And then my father said to me, “There’s a lot of equipment here, but it looks like they didn’t produce much of anything. No wonder they didn’t survive.” Although he isn’t well versed in the technology industries or the digital age, I thought to myself that this was Acclaim’s biggest problem. Not that they didn’t produce anything, but they didn’t produce anything substantive over the past few years. They were relying on the One Hit that hadn’t materialized and were living from release to release throwing you know what on the wall and hoping that something would stick.
As the day progressed it became clearly evident that it would be next to impossible to sift through everything for the hope of finding something. The entire experience was overwhelming because the amount of things that were left behind was astounding. Every room and cubby had drawers and drawers full of things that were thrown in there. There were piles of things to be auctioned that were left strewn about and relegated to lot numbers. The Glen Cove operation didn’t house all that much software. You’d be surprised at the lack of games that were here to be liquidated - much of that inventory was in Ohio and it was limited to a very few titles.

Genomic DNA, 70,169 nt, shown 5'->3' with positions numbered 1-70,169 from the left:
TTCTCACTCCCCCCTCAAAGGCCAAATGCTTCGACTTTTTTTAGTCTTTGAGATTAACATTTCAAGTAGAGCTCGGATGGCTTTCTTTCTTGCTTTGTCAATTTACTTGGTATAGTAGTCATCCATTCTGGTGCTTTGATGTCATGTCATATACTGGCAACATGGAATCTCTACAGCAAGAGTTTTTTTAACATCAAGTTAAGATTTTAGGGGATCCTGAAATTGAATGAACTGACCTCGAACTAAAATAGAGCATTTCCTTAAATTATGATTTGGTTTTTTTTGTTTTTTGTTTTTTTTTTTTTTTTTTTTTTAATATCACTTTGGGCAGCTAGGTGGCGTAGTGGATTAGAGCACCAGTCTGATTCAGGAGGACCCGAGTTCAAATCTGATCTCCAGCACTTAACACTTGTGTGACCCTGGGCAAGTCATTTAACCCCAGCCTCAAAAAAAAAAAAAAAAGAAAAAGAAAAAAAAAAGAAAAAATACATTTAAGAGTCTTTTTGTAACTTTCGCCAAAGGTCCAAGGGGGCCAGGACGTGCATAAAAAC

Then it happened – the creeping realization that dozens, if not hundreds, of lives were affected by this behemoth collapsing. All of the people that worked here were gone. Their lives were drastically affected and changed. Some of them didn’t get severance pay. Some of them didn’t even get their last paycheck. And here I was sifting through the remains of what was once somebody’s way to pay their rent or put food on the table. Opening and closing drawers that were once opened daily by someone doing their daily ritual of programming, or testing, or filing. That was all gone. The company had collapsed and realization of that all set in and I thought to myself of all the companies that had collapsed over the past two decades. Did they all “feel” like this? I felt like a thief. Sure, business is business and to the victor goes the spoils and all that. And I certainly won’t defend Acclaim’s leadership, business decisions, or their use of employees. Still, if you’ve spent any time with video games and are a fan (or hobbyist, whatever) this was an incredibly sad and empty experience.
The auction was set for December 7, 2004. I did not attend.